01 March 2015

Ranil’s true colors

Mr Arrogance rides again? 
Ranil Wickramasinghe is the Prime Minister of this country.  He is Prime Minister today because he helped Maithripala Sirisena become President of this country.  If he enjoys any power today it is simply because the President has unofficially conferred to him much of the decision-making powers vested in his office by the Constitution. 

We can call it ‘gratitude’.  We can say he deserves reward for favors granted.  There are things we cannot say, however.  We cannot say (as he claims) that 6.2 million people wanted Ranil to be made the Prime Minister simply because what happened on January 8, 2015 was a PRESIDENTIAL ELECTION. 

Ranil Wickremesinghe didn’t run for President.  Indeed, we can safely conclude that Ranil Wickremesinghe could not have won had he contested.  If ‘reform’ was his thing then it is more easily obtained by winning the Presidency rather than waiting on the largesse of someone else who was elected.  As things stand, we are not even sure if Wickremesinghe wants reform, considering the fact that he’s quibbling over the utterly petty issue of whether or not presidential powers should be pruned along with instituting electoral reforms, not forgetting that he’s clearly focusing on a General Election. 

None of this should stop anyone from acknowledging that Wickremesinghe is excellently positioned to help push the reform project to a conclusion that satisfies those who voted for President Sirisena.  Having spoken on good governance and reforms necessary to obtain it in the long years spent in the political wilderness, Ranil Wickremesinghe, would know all about it and about how to get it all done.  Wickremesinghe moreover knows what can be done and what cannot, having recommended ‘The Art of the Possible,’ the memoirs of British Conservative politician Lord Butler to Rajiva Wijesinha.  Treating ‘possible’ as a synonym of ‘convenience,’ does not call for wild applause, however. 

All this must disappoint those who saw in Wickremesinghe the statesman the country sorely needs at this juncture.  What is more disturbing however is not the fact that Wickremesinghe is turning out to be ‘just another politician,’ but that he’s demonstrating that he has not matured over the years.  He seems to have lost nothing of the arrogance that is so much in evidence when he wears the hat of party leader.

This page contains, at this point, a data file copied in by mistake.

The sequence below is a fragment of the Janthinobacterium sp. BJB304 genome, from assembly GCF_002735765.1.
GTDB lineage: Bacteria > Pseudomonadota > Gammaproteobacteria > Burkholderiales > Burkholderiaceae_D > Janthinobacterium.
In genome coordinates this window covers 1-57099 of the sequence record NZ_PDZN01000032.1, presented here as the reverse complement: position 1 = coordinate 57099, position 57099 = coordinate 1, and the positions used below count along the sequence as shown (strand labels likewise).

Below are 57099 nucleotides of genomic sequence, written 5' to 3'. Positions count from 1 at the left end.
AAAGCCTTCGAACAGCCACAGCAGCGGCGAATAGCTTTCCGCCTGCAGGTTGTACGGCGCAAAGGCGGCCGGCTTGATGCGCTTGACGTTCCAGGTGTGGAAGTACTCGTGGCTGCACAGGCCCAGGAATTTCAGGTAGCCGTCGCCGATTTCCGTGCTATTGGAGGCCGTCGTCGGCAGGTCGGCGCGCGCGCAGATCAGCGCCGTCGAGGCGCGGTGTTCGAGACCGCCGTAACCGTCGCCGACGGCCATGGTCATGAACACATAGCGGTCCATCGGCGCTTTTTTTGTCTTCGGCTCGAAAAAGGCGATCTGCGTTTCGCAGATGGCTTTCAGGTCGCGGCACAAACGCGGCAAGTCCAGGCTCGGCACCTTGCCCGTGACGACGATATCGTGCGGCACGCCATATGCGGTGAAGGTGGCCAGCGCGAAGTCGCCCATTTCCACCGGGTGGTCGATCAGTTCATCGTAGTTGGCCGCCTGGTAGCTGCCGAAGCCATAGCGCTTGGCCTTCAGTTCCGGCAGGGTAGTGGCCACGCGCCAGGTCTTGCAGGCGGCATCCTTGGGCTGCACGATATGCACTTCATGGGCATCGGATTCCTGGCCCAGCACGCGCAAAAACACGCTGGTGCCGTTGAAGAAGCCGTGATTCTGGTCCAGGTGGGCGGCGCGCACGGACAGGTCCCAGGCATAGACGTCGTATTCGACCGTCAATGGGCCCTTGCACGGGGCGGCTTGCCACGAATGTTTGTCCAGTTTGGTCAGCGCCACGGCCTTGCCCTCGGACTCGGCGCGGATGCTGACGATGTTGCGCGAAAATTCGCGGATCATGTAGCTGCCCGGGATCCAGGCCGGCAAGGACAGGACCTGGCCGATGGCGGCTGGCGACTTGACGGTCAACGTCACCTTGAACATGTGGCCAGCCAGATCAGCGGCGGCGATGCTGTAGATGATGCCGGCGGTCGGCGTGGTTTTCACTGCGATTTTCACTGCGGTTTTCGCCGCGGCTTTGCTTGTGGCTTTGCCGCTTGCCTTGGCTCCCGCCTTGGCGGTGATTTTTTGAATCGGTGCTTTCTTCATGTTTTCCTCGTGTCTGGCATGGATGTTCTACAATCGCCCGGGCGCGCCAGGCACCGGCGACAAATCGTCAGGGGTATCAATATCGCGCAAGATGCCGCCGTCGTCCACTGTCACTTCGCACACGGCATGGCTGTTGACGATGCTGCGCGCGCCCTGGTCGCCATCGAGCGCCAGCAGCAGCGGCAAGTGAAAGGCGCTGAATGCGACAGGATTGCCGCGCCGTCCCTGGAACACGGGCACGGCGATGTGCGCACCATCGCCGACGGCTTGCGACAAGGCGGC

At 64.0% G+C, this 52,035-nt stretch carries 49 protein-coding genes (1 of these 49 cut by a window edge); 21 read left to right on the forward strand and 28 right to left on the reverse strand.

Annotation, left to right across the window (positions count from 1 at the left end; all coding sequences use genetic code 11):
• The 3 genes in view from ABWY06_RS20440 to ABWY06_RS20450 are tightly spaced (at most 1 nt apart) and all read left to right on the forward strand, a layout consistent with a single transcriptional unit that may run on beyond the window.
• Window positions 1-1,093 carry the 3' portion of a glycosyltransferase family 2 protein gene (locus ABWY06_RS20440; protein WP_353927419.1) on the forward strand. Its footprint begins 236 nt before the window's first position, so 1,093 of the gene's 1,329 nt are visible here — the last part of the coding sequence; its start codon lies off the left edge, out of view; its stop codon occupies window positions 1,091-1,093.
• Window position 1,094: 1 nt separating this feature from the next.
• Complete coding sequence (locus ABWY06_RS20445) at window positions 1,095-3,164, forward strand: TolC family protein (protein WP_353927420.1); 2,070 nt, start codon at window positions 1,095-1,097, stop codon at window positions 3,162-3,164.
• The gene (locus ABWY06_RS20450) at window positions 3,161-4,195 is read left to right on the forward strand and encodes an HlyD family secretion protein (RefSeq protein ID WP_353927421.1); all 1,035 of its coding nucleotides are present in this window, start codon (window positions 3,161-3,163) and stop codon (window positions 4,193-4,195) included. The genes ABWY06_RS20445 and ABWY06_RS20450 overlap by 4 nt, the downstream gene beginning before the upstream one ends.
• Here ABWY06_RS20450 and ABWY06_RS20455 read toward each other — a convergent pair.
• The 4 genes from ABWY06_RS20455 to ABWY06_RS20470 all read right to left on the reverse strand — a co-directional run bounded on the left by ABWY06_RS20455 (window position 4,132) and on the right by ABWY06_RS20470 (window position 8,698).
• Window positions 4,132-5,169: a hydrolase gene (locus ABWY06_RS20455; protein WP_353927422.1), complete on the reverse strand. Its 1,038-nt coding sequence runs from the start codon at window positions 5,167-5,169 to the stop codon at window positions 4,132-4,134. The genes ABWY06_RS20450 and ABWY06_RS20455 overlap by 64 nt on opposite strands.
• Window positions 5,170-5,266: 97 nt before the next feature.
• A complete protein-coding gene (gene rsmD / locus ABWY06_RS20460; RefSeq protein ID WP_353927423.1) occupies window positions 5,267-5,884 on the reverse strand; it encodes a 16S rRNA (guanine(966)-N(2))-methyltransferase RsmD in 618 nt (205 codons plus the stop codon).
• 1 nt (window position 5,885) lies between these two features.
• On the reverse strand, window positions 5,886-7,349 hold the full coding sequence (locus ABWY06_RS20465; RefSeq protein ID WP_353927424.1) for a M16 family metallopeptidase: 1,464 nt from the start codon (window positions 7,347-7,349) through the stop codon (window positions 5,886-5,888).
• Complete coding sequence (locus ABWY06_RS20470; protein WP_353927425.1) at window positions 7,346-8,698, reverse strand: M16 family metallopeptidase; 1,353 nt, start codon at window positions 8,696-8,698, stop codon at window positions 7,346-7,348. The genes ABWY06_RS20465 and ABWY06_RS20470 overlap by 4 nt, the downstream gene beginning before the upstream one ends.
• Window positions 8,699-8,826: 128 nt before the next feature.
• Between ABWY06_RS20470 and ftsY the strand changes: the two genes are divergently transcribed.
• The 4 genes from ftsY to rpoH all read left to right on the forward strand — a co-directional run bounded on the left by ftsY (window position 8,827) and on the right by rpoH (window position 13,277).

The Prime Minister accused some Sinhala newspaper of being in the payroll of former president Mahinda Rajapaksa and attempting to create communal disharmony.  He is correct in identifying this as a problem, both the payroll-issue (if it is true) and that of fostering communal unrest. He is being remiss in that he singles out Sinhala publications.  He is absolutely out of order when he calls the public to conduct ‘occupy-style’ protests at newspaper offices.  He is being sensible when he promises to talk to media heads about these issues but is bordering on insanity when he says ‘if they don’t turn up, I know what to do’. 

That is a threat.  It doesn’t sit well with the yahapaalana rhetoric.  Perhaps what is more disturbing is how media rights advocates have responded.  Some have said that it is good that Wickremesinghe has articulated the threat, whereas earlier such threats were actually carried out.  Others focus on the ‘communal’ aspect of Wickremesinghe’s ‘observations’ and applaud the same while ignoring threat-issuance. 

There are sane voices, however.  Dharmasiri Lankapeli of the Federation of Media Employees Trade Unions while acknowledging that racism was a problem insists that state interference is not the way to combat it.  ‘The industry itself must wage that struggle,’ he points out.  He also condemns Wickremesinghe for making veiled threats: ‘it is inappropriate and not what you expect in a new media culture that tolerates different viewpoints’. 

 The threat remains.  It colors Ranil Wickremesinghe.  It worries because as of now he is only the Prime Minister and his position is largesse-bounded.  When he is unbounded (as UNP leader, for example) he is no democrat.  This is known.  Extrapolation is easy.  This is why comprehensive constitutional reform is urgent.  We just can’t trust politicians to rein themselves in.